Background (skip if you have been following this from the beginning): The stripy nanoparticle hypothesis was first proposed in Nature Materials in 2004 by the group of Professor Stellacci (then at MIT and now at the EPFL). This hypothesis now forms the basis of 23 articles by the same group, mostly published in high impact journals including Nature Materials, Nature Nanotechnology, Nature Communications, Science, Journal of the American Chemical Society, Small, etc: 1, 2, 3, 4, 5, 6, 7 , 8, 9, 10, 11, 12, 13, 14, 15, 16, 17, 18, 19, 20, 21, 22 and 23. In November 2012, we published Stripy Nanoparticles Revisited which was followed by a response from Professor Stellacci.
Insoluble contradiction; In Stripy Nanoparticles Revisited (Fig S4, reproduced below), we pointed to a contradiction in the solubility reported for the same type of nanoparticles in two “stripy” articles: Jackson 2004 and Centrone 2008.
The response from Professor Stellacci was that the particles in both studies are different:
Stripy Nanoparticles Revisited claims that there are contradictions between our statements on particle solubility in Jackson 2004 and Centrone 2008 […] . Yet Jackson 2004 describes octanethiol, mercaptoproprionic acid-coated particles, Centrone 2008 describes octanethiol, mercaptoproprionate-coated particles, […]. Why would or should all of these particles behave the same way in terms of solubility […] given that the molecules that coat them are different? [emphasis mine]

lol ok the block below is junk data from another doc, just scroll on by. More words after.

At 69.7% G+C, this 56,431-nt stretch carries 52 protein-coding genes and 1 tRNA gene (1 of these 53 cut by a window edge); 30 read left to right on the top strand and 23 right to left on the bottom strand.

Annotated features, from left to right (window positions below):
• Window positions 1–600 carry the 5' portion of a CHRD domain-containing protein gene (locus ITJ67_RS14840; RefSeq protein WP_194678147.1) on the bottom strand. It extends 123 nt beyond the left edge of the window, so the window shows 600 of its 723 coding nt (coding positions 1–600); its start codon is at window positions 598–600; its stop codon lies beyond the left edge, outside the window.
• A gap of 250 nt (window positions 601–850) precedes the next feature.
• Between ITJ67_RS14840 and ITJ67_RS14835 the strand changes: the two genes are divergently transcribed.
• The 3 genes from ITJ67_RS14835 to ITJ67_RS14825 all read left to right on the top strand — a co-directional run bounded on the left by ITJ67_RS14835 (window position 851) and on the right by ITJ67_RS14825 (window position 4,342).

Centrone 2008 focuses on the structure-solubility relationships of stripy nanoparticles in solvents of different polarities. The only measurement of structure in Centrone 2008 is in Fig 1. As shown below, Fig 1 in Centrone 2008 is data re-use (without attribution in the figure legend) from Jackson 2004.
There are only two possibilities:
1) The particles in Jackson 2004 are similar enough to those in Centrone 2008 to justify using the former STM images to discuss the latter structure and solubility. In this case, the data re-use is ‘ordinary’ self-plagiarism but the contradictions we noted in Stripy Nanoparticles Revisited remain to be explained.
Update 1 (15/02): Dave Fernig has contacted journal Editors about various data reuse in the stripy articles. Here is the response from PNAS:
“Thank you for bringing this to our attention. We have taken a look at the figures, and while they are similar, they are not identical. Also, the authors have referenced the earlier Nature publication in their PNAS article.”
After pointing out to PNAS that the images are indeed identical and directing them to check out the images side by side, with contrast, colour balance and scale adjusted, on Raphael’s blog, they came back on a much more positive note:
“Thank you for providing a link to Raphael Levy’s blog posting. Based on this additional information and clear explanation of the issue, we will follow up with the authors to discuss the matter.”
Update 2 (25/03): The PNAS article has now been ‘corrected’: the re-used image has been substituted for another one. It would therefore appear that the second possibility is more accurate.